When Marvel Studios announced that it would collaborate for the first time with another studio, Sony, on Spider-Man: Homecoming, fans speculated that perhaps Spider-Man would exist in a separate world from the rest of the Marvel Cinematic Universe. Sure, he would show up in Captain America: Civil War, but his spinoff movie would ignore the events of the Avengers films and focus solely on Peter Parker and his high school classmates.
But Homecoming just might be the most Marvel movie that ever Marveled: It's jam-packed with references and winks to other Marvel movies and comic books. Peter Parker, played this time around by Tom Holland, is lectured by his history teacher about events that happen in the recent Captain America movies. The villain devises his dastardly plan while standing among the rubble left by a fight that happened in The Avengers. And, of course, Iron Man (Robert Downey, Jr.) plays father figure to Spider-Man.
Here is every easter egg, callback, cameo and clue of what's to come that you may have missed.
Spoilers for all the Marvel movies ahead
Marvel Cinematic Universe Easter Eggs
References to the Avengers are everywhere
Avengers Tower (also known as Stark Tower) plays a central role in the Marvel Cinematic Universe. This is where Loki (Tom Hiddleston) opened his portal in the first Avengers movie. It later became the headquarters of the Avengers when S.H.I.E.L.D. was disbanded at the end of Captain America: Winter Soldier. It was the site of Ultron's first attack on the superhero team in Avengers: Age of Ultron. And after deeming Avengers Tower unsafe, Stark begins his move to the Avengers' new headquarters in upstate New York in Captain America: Civil War.
Spider-Man: Homecoming begins after the events of the first Avengers movie. Adrien Toomes (Michael Keaton's Vulture) heads up a salvage company that makes its money cleaning up alien rubble from the destruction of New York in Avengers. But a Stark Industries team swoops in and takes over the project, claiming they're better equipped to deal with the dangerous material. Toomes, bitter that Stark is getting even richer by cleaning up his own mess, decides to collect alien weapons to sell on the black market and does so for years until confronted by Spider-Man.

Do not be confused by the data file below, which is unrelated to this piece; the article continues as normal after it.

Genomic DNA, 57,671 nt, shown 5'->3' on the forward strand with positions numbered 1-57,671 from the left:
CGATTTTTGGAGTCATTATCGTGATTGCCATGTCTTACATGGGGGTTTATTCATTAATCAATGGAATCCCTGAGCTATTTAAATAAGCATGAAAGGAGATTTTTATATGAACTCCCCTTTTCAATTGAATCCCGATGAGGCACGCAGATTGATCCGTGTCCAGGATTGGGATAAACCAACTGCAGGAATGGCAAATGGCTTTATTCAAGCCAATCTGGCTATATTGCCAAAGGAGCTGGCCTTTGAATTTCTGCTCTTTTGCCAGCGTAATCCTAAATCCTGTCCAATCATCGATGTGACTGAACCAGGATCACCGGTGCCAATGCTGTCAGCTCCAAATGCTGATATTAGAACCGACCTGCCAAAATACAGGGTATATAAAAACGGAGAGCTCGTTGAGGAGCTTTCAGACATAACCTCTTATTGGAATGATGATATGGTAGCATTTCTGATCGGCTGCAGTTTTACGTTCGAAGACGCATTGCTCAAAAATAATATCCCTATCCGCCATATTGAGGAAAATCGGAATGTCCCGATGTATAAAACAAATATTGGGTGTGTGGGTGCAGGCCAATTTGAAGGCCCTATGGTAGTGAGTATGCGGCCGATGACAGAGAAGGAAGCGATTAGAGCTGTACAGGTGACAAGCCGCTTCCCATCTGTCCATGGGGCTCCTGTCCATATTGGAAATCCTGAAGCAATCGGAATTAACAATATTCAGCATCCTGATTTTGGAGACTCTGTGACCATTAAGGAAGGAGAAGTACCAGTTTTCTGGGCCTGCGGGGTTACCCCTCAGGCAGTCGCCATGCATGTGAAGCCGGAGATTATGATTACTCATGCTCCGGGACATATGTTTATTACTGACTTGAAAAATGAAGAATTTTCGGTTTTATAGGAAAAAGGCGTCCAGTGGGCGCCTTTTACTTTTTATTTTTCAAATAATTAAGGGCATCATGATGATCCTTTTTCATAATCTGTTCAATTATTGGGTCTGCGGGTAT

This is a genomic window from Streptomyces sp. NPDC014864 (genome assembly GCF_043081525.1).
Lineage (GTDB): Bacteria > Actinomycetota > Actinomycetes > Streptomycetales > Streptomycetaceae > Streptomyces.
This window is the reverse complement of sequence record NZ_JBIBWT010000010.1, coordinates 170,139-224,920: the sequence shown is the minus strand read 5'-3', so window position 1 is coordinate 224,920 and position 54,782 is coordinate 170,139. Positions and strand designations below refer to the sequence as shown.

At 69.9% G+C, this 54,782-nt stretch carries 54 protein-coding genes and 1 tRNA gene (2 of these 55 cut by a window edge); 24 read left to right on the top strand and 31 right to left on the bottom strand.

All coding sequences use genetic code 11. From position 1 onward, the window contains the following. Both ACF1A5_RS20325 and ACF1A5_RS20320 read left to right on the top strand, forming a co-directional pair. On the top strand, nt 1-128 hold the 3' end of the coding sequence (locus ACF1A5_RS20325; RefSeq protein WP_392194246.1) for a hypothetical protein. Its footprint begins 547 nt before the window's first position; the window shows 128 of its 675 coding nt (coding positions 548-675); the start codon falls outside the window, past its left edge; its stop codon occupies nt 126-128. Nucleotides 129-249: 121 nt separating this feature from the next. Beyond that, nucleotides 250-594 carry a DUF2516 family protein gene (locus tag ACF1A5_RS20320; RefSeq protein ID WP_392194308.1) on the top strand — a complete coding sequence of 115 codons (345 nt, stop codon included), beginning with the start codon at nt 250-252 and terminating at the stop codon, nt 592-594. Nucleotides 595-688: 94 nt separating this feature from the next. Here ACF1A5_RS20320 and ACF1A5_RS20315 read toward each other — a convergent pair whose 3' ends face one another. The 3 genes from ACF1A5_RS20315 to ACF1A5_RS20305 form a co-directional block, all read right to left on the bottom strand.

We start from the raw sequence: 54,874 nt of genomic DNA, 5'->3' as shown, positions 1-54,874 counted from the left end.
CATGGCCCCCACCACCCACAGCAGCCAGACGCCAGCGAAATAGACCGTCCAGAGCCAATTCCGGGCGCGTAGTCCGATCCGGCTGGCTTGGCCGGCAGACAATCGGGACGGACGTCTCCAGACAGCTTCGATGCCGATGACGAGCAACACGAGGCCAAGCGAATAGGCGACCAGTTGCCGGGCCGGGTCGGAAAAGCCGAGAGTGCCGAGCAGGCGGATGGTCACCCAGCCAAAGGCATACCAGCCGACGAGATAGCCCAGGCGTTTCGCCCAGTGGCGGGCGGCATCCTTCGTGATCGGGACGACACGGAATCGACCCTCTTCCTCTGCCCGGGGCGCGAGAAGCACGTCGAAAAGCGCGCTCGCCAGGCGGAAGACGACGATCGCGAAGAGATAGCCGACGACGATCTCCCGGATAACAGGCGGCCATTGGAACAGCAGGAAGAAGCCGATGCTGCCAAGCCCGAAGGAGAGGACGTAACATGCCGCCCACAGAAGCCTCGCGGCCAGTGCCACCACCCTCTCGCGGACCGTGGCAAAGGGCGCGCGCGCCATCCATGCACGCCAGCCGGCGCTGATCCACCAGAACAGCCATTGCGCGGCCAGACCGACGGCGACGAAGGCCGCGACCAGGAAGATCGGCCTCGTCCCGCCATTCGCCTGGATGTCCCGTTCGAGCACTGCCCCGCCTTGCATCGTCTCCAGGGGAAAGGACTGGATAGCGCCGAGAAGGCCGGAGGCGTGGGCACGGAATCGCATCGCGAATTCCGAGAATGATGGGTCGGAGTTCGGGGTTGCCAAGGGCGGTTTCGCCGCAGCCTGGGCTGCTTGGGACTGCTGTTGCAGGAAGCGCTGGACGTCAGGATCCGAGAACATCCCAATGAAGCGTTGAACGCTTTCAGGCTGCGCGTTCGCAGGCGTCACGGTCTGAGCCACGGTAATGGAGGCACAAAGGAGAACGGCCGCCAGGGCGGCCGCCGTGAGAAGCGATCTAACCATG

We get another perspective on the Captain America: Civil War tarmac fight
In Captain America: Civil War, Iron Man and Captain America (Chris Evans) butt heads over whether they should abide by the rules of a UN-type organization. Iron Man believes that reckless decision-making by the Avengers has led to unnecessary civilian deaths, while Captain America believes the superhero squad can exercise better judgment than the world's governments as to who the bad guys actually are. Each superhero recruits fighters to his side, and Tony Stark tracks down Spider-Man for the first time.
The two teams face off in an airport, and it turns out that Peter Parker was recording the whole fight on his phone. We see him arrive in Berlin and re-watch bits of the fight as filmed on a smartphone with Peter's enthusiastic commentary.
A teacher lectures about the Sokovia Accords
In the background of a scene, a teacher tells his class about the conflict over the Sokovia Accords, the documents designed to regulate the actions of superheroes that caused so much conflict between Cap and Iron Man in Civil War.
N.B. Spider-Man offers no hint as to what happened to the Avengers who refused to sign the accords, like Captain America, Falcon, Hawkeye and Scarlet Witch. Captain America broke them out of a super-prison at the end of Civil War, but we don't know where they went. More puzzling, we never find out whether Spider-Man signed the accords. Maybe he's too young to sign, but he's certainly not too young to need regulation. It's odd that Spider-Man fought for the accords (albeit perhaps unwittingly) in Civil War but functions outside the law to stop Vulture — or at least doesn't report his intentions to the police or often even Stark himself.
Captain America's PSAs
Peter's gym teacher (Hannibal Buress) shows a PSA featuring Captain America, in class, and the gag is repeated throughout the film and in the end credits. The best one: "So your body's changed. I know how that feels."
The teacher jokes after the PSA, "I'm pretty sure this guy's a war criminal now," referring to Cap's harboring of a suspected terrorist (Bucky) in Civil War.
Pepper Potts is back
After hearing that Tony and Pepper were on a break at the end of Civil War, many fans figured that Gwyneth Paltrow had departed the Marvel Machine. But Tony and Pepper are apparently still going strong.
Tony even jokes about proposing to her, and his old chauffeur Happy says he's been carrying the ring Tony bought for Pepper around since 2008. (Though all of Tony's comments about how attractive Aunt May (Marisa Tomei) is in light of his renewed relationship with Pepper are concerning to say the least.)
There's even Avengers trivia
Peter is the star of a Quiz Bowl-like team at his school. Among the answers to the many questions in competitions is Vibranium, the fictional metal that's part of Captain America's shield and Black Panther's suit.
Stan Lee makes a cameo
Spidey incurs the wrath of several neighbors when he accidentally sets off an alarm trying to stop what he thinks is a criminal breaking into a car. Stan Lee, Spidey's original creator, is among those who yell at him: "Don't make me come down there, you punk!"
There's an ongoing fan theory that Stan Lee is a Watcher, an alien species that bears witness to important events in the universe. Basically, they show up whenever something momentous is happening in a movie — just like the comics writer. Spider-Man doesn't seem to be doing anything particularly important in this scene, but maybe we're to believe that his growth from super-boy to super-man is significant in itself.
Get ready to have the Spider-Man theme stuck in your head